The death of Bob Rogers leaves a huge hole in Denton that longtime friend Peggy Capps said will never be filled.
“He gave the whole world pleasure for 91 and a half years and we should be grateful to have had him that long,” she said. “We were not ready to give him up.”
Rogers, known as Denton’s “Piano Man,” died Tuesday at age 91 after a bout with pneumonia, his family said.
Capps said the last thing that gave out on the longtime professor and musician was his big heart.
“Yesterday, when I saw him for the last time, I held his hand and he still had a grip that could turn your fingers numb,” Capps said. “He was a one-of-a-kind person. Not one in a million, but the only one of his kind, and I loved him more than I could ever say.”
According to Rachel Yoder, director of communications for the University of North Texas College of Music, Rogers came to North Texas State Teachers College in 1939 on a double bass scholarship, and studied piano with Mary Anderson. After serving in the Army Signal Corps during World War II, Rogers completed his bachelor’s degree in piano at the Juilliard School. He took graduate courses at New York University and Columbia Teachers College, where he finished his master’s degree.
Rogers taught piano pedagogy from 1948 to 1984 at UNT and was assistant dean from 1969 to 1975.
As assistant music dean, he was chairman of the committee to remodel the Music Building. Rogers was a charter member and chapter adviser for the music fraternity Phi Mu Alpha Sinfonia.
He was an accomplished classical pianist, performing several times as soloist with the school orchestra.
In retirement, Rogers frequently played piano at fundraisers around Denton and at UNT events, and spent many hours volunteering at the UNT music library with his wife, Daisy.
Rogers’ son, Robert Rogers, said his father lived his life serving two communities — Denton and UNT.
“He was a dedicated professor during his career and he was an outstanding band leader,” Robert Rogers said.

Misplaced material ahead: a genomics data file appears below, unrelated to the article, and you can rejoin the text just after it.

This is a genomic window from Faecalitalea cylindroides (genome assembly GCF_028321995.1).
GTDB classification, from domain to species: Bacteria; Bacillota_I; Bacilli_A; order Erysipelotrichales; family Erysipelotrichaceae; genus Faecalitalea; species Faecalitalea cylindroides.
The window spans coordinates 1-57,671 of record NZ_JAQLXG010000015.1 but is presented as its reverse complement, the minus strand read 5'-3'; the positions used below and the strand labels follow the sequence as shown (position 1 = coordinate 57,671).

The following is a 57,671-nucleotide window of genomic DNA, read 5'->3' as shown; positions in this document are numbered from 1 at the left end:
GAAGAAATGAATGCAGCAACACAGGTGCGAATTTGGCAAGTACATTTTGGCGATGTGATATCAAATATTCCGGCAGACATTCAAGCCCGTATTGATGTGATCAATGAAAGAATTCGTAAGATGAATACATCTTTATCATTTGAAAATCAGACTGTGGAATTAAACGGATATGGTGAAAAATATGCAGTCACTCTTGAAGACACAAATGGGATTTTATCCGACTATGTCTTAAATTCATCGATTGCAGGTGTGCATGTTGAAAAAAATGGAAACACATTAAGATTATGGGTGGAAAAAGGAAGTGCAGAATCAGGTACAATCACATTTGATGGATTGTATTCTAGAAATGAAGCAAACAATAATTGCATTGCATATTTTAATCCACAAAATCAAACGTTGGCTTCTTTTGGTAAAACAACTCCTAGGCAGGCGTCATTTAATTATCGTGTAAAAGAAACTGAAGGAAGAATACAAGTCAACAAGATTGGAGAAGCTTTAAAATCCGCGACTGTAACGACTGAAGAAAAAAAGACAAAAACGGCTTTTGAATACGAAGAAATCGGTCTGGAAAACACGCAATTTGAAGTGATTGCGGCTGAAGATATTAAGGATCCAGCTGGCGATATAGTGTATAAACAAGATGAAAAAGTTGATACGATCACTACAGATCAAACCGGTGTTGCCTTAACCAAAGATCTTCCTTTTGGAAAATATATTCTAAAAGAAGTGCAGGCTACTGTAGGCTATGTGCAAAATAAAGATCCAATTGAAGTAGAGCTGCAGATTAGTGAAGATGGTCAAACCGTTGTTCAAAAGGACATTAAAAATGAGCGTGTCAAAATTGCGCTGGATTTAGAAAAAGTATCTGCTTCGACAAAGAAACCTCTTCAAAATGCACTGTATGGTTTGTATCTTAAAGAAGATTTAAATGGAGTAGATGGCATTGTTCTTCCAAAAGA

His father was active and volunteered for many years after he retired and was the ultimate accompanist, he said.
“That was one of his great skills, to not seek the limelight but to make others’ light shine,” the younger Rogers said.
Rogers said it amazed him to see his father work as hard as he did when he was growing up, working a full-time university job and still having time for his son and Cub Scout activities and family trips.
“I learned from him what hard work looks like,” he said. “When all of my friends were complaining how many hours they were working and how hard it was … I just watched my dad do it my whole life. He was a great example for that work ethic.”
Donna Trammel, who worked with Bob Rogers for many years on a number of musical performances, said “the neighborhood will never be the same without Mr. Rogers.”
“I’m doing the first show I have ever tried to do without him all those years,” she said. “He will be missed by a lot of people.”
A reception for family and friends is scheduled from 5:30 to 7:30 p.m. Friday at the UNT Alumni Center. A memorial service is planned for 3 p.m. Saturday at St. Andrew Presbyterian Church.
BJ LEWIS can be reached at 940-566-6875 and via Twitter at @BjlewisDRC.